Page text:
I know several PhD researchers at prestigious universities who keep getting asked to “co-author” a research paper. Typically a senior academic will approach them with an idea and ask to “collaborate.” By collaborate, they mean that the student will do all of the work and the professor will get half of the credit. Sometimes they say they will edit the final article. You know, check for spelling mistakes and fix grammar. The conversation always ends with the same question: “You’ll put my name on the final paper, won’t you?”
“Ghost authoring”, where academics take the credit for the work of their PhD students, is rife at most universities. Academics leverage their seniority to demand that students credit them in every single article they write, regardless of their actual contribution. A friend of mine, based in a science lab, puts his supervising professor’s name on every single paper he writes. Sometimes, the professor hasn’t even read the article he purports to have ‘co-authored.’ The professor has a reputation as a ‘prolific’ researcher in public media.
Academics are the first to call foul when students plagiarize work, but there is a culture of silence regarding professors plagiarizing their students’ work, or “reverse plagiarism”. The practice of “ghost authoring,” as it is commonly called, is banned in most universities. Yale University, for instance, suggests that: “Under no circumstance should individuals be added as co-authors based on the individual’s stature… for example, heading a laboratory, research program… or department.” Yet, the practice goes largely unregulated and remains prolific.
The close, personal relationship of a PhD student to their PhD supervisor, means that a supervisor can manipulate the student into silence and compliance while dodging regulation. A senior academic in my friend’s faculty once bragged to him: “I love PhD students. Did you know that 30% of my papers were written by students?” This doesn’t sound like someone scared of the university’s anti-authoring policies. This sounds like someone excited to exploit the numerous students churning through the faculty.
Ghost authoring works in most universities much like a pyramid scheme. PhD students put the real work in at the bottom of the pyramid, while academics at the top benefit. Frequently, a senior academic’s name is used on a paper to gain access to a prestigious journal, to curry favour with a particular editor and so on. In other words, academic journals themselves have failed to care more about the actual ideas in a paper, over the name of the author.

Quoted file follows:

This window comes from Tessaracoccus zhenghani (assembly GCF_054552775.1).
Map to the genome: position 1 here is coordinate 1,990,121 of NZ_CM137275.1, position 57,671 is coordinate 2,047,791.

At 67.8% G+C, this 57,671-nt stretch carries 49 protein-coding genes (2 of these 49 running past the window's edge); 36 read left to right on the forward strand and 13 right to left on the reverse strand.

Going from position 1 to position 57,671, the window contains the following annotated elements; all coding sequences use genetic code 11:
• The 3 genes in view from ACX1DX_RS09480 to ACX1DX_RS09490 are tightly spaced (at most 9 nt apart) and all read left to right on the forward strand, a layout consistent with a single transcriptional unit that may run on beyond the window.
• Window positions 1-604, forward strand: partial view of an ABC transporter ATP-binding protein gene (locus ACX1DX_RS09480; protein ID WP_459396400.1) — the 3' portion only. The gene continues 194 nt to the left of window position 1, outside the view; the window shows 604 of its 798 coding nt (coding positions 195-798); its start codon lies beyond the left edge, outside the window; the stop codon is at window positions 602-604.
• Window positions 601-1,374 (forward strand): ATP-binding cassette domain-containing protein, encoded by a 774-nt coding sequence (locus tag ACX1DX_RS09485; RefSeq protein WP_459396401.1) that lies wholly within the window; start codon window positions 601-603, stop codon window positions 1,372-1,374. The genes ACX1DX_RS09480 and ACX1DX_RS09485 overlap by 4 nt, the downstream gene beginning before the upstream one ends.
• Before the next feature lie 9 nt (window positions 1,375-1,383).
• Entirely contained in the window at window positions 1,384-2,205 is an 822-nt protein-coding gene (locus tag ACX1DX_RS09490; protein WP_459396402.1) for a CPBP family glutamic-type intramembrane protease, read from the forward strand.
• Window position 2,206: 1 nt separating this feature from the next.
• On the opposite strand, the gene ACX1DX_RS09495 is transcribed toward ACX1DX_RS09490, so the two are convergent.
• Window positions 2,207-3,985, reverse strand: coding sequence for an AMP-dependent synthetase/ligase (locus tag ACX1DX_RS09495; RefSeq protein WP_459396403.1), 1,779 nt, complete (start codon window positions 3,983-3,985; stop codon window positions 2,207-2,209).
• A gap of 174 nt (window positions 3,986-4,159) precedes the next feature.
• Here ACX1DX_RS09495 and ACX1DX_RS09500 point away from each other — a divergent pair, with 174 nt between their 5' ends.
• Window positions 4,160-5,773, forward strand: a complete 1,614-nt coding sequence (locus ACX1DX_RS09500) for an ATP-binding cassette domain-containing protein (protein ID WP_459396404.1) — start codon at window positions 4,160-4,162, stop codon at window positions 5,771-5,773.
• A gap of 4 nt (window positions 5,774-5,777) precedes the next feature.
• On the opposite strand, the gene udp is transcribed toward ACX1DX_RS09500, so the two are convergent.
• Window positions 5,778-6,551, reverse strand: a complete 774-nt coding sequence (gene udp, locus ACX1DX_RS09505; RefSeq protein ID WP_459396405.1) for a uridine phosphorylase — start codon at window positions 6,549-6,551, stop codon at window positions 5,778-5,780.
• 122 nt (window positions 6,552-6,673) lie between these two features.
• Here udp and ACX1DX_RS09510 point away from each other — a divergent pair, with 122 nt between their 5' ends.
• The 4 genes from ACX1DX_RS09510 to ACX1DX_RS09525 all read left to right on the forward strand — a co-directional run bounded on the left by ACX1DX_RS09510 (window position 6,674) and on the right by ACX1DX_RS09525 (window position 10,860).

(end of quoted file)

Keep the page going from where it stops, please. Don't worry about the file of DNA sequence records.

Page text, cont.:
The primary benefit to professors of exploiting their students is a boost their “H-Index”. Put simply, the “H-Index” is the ranking system for academics, combining the number of papers written, with how often those papers are cited. The easiest way to have a lot of papers is to get other people to write them for you, thereby boosting your H-Index.
Some professors claim to have written hundreds of papers across their careers. These are usually the worst offenders of “ghost authoring”. Look very carefully at the co-authors of their articles to determine who actually did the work. You will find that most ‘prolific’ professors have a large number of PhD students who have done most of their research. Typically, while their boss receives a pay rise.
Nowadays, academic articles are frequently submitted as multi-authored, with the person who contributed the most as the first author (often the PhD student), and the person who contributed the least as the last author (often the senior researcher). Academic journals suggest that senior academics not be included unless they “significantly” contributed towards the writing. Many have drawn up guidelines or protocols to this effect. All of these guidelines are ignored at most of the universities I have been in contact with, particularly in the faculties of science, medicine and engineering.
Without a real enforcement mechanism, senior academics will continue to exploit the work of their PhD students in ever expanding pyramid schemes.
Universities need to start getting as tough on professors who plagiarize the work of their students. They deserve the same punishment that students get when they plagiarize: expulsion. They deserve to get fired.
NB: Luckily, I have never been subjected to this practice myself. It is typically a less common practice in humanities fields, compared to the sciences.
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